Wednesday, 19 February 2014

Theatre review: A Taste of Honey

A seminal kitchen sink play, Shelagh Delaney's A Taste of Honey gets revived by Bijan Sheibani at the Lyttelton. At the tail end of the 1950s Helen (Lesley Sharp) arrives at the small, grubby Salford flat she's rented, accompanied by her teenage daughter Josephine (Kate O'Flynn.) It's far from the first time they've moved; the alcoholic Helen's past is full of failed love affairs and every time one sours she's moved to a new town, dragging her daughter with her. But this time Helen's found a wealthy younger man she won't let slip through her fingers - when the spivvy Peter (Dean Lennox Kelly) proposes, she's soon married and moved in with him, leaving Jo to deal with a marriage proposal of her own: She knows sailor Jimmie (Eric Kofi Abrefa) is only really after one thing but she doesn't care. Soon he's back at sea, and she's alone and pregnant.

Lesley Sharp is the star name here, and she doesn't disappoint, making Helen a grotesque but understandable monster, grandstanding and treating her daughter with alternating bullying and neglect.

But A Taste of Honey is really Jo's story, not only following her development when her mother leaves and the way it's stifled whenever she returns, but also charting the way she's casually liberal, in ways that probably contributed to the play's controversial reputation when it first appeared. Whatever everyone around her might think about the fact that she's about to have a black baby, its race is one thing that barely registers as a concern for her. Similarly, the person she chooses to support her during her pregnancy is Geoffrey (Harry Hepple,) an effeminate art student whom Helen and Peter treat as a target for cheap jibes.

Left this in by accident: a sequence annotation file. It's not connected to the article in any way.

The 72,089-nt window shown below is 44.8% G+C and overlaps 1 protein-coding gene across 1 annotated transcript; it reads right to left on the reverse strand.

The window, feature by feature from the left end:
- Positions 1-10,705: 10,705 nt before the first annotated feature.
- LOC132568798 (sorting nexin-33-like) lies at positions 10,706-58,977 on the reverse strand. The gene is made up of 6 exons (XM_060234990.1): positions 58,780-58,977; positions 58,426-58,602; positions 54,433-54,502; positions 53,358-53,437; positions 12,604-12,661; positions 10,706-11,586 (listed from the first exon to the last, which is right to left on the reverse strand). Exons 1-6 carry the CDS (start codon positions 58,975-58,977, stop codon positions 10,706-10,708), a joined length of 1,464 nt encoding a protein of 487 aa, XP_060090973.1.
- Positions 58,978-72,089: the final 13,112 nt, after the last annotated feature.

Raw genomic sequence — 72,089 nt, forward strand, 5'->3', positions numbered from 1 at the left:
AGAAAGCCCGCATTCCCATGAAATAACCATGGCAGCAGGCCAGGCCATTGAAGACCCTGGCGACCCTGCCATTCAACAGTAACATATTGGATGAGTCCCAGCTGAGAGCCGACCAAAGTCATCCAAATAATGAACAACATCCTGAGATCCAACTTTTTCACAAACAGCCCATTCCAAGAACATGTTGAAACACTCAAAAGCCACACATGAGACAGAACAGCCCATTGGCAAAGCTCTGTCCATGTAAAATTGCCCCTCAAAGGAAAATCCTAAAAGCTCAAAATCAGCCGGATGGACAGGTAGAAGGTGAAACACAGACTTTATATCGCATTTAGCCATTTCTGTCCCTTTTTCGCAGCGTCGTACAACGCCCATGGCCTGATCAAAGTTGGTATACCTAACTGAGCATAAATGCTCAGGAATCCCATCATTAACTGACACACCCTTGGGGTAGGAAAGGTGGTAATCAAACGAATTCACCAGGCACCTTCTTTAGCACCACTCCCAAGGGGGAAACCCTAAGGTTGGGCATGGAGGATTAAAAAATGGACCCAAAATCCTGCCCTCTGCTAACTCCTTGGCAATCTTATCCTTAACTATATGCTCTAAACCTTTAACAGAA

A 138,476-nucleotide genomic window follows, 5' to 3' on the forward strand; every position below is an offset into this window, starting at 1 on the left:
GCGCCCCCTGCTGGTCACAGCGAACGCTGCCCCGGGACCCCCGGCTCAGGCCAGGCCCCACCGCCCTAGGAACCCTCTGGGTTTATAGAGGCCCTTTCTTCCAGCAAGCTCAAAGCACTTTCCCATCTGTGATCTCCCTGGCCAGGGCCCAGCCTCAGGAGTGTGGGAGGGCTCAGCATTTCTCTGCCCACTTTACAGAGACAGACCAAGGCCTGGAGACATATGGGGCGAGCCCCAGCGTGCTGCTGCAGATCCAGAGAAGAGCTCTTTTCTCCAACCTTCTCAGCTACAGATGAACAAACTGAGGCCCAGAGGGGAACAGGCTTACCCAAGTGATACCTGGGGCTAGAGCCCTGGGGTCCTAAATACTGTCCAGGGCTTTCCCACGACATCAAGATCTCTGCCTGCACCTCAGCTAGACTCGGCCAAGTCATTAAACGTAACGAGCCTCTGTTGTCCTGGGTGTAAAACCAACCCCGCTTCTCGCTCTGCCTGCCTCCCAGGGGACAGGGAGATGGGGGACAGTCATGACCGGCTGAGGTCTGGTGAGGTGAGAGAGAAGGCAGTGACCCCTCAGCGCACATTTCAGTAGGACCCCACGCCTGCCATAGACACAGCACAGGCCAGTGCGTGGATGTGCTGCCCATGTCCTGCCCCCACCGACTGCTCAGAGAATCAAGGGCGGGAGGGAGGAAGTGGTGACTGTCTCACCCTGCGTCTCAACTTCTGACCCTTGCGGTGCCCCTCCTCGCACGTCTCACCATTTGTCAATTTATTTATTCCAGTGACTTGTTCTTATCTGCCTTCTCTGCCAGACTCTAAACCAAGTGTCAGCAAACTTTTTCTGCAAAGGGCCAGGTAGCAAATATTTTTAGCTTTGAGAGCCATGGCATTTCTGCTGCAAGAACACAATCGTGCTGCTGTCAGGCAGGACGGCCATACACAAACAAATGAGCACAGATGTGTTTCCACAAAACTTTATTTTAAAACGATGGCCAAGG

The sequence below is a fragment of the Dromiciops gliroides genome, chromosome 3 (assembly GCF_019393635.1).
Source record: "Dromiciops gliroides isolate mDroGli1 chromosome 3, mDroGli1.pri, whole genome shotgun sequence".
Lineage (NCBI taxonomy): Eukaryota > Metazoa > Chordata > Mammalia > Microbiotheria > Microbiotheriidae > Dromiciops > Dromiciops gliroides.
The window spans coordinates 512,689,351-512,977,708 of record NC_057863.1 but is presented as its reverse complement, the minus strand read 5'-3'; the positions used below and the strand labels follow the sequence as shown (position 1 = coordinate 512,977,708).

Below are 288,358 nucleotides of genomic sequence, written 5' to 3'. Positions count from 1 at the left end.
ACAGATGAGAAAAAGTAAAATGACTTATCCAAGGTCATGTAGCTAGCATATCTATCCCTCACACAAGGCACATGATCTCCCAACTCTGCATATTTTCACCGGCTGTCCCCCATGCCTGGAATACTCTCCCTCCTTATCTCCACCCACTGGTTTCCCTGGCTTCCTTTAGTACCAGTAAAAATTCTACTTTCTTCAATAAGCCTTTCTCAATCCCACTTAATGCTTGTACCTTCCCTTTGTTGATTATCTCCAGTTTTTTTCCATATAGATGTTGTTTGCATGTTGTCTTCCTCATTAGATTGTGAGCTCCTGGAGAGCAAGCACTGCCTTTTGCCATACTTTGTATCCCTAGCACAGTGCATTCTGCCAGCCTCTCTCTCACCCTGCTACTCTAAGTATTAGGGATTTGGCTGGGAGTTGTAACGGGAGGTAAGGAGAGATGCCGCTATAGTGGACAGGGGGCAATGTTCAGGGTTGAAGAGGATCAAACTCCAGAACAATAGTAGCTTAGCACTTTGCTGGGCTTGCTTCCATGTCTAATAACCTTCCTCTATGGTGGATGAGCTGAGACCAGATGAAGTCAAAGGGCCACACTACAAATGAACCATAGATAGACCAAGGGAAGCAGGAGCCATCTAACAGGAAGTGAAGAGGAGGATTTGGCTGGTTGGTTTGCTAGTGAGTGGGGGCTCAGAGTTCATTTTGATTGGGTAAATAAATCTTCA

Hepple and O'Flynn's chemistry gives a new energy to the second act, and O'Flynn presents Jo as a character who's got a slightly otherworldly quality that keeps her at one remove from the grim reality of her filthy flat: Sheibani's production complements its fairytale-reading heroine with a production that occasionally breaks away from the play's gritty realism to portray a dreamlike, musical-theatre quality that shows the extent to which Jo appreciates those little moments of happiness she does find.

Almost the entire play takes place in a single room, but Hildegard Bechtler isn't the kind of designer to let that hold her back, and her set takes in the whole street, one of the tenement buildings revolving to reveal the grubby flat. It looks great, although I'm not sure it adds much to the production beyond an ostentatious display of the National's budget. At least it doesn't detract, though, from a focused production that turns out to be a lot funnier than its subject matter might suggest. I've never seen the play before, but Jim's familiar with the film version and had seen it as recently as six months ago. He found that the production not only compared favourably but also that the frequent element of comedy was a new dimension compared to the black-and-white bleakness he remembered. There's nothing to envy in Jo's life and a couple of hours watching it feels exhausting, but surprisingly entertaining as well.

A Taste of Honey by Shelagh Delaney is booking in repertory until the 11th of May at the National Theatre's Lyttlelton.

Running time: 2 hours 50 minutes including interval.

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